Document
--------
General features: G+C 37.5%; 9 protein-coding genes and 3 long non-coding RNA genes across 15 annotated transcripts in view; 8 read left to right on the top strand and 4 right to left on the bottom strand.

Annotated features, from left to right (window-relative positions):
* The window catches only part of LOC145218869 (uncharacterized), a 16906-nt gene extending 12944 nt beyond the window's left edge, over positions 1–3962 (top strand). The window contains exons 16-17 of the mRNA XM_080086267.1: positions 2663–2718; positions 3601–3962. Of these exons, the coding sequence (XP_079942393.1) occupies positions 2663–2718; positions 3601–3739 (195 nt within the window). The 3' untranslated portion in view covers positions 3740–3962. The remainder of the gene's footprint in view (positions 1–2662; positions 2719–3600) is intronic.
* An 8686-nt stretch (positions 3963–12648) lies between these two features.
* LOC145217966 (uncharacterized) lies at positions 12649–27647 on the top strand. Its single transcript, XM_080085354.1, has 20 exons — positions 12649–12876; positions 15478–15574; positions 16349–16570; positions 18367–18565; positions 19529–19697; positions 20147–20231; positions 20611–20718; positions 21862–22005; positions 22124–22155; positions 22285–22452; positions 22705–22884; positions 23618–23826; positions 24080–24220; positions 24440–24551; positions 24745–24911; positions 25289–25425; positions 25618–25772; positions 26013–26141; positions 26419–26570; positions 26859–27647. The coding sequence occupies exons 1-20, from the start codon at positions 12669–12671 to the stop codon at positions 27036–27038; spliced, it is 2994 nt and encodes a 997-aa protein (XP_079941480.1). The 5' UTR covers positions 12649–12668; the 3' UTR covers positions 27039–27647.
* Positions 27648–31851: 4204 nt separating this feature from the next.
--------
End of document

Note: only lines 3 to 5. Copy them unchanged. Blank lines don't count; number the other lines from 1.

* The window catches only part of LOC145218869 (uncharacterized), a 16906-nt gene extending 12944 nt beyond the window's left edge, over positions 1–3962 (top strand). The window contains exons 16-17 of the mRNA XM_080086267.1: positions 2663–2718; positions 3601–3962. Of these exons, the coding sequence (XP_079942393.1) occupies positions 2663–2718; positions 3601–3739 (195 nt within the window). The 3' untranslated portion in view covers positions 3740–3962. The remainder of the gene's footprint in view (positions 1–2662; positions 2719–3600) is intronic.
* An 8686-nt stretch (positions 3963–12648) lies between these two features.
* LOC145217966 (uncharacterized) lies at positions 12649–27647 on the top strand. Its single transcript, XM_080085354.1, has 20 exons — positions 12649–12876; positions 15478–15574; positions 16349–16570; positions 18367–18565; positions 19529–19697; positions 20147–20231; positions 20611–20718; positions 21862–22005; positions 22124–22155; positions 22285–22452; positions 22705–22884; positions 23618–23826; positions 24080–24220; positions 24440–24551; positions 24745–24911; positions 25289–25425; positions 25618–25772; positions 26013–26141; positions 26419–26570; positions 26859–27647. The coding sequence occupies exons 1-20, from the start codon at positions 12669–12671 to the stop codon at positions 27036–27038; spliced, it is 2994 nt and encodes a 997-aa protein (XP_079941480.1). The 5' UTR covers positions 12649–12668; the 3' UTR covers positions 27039–27647.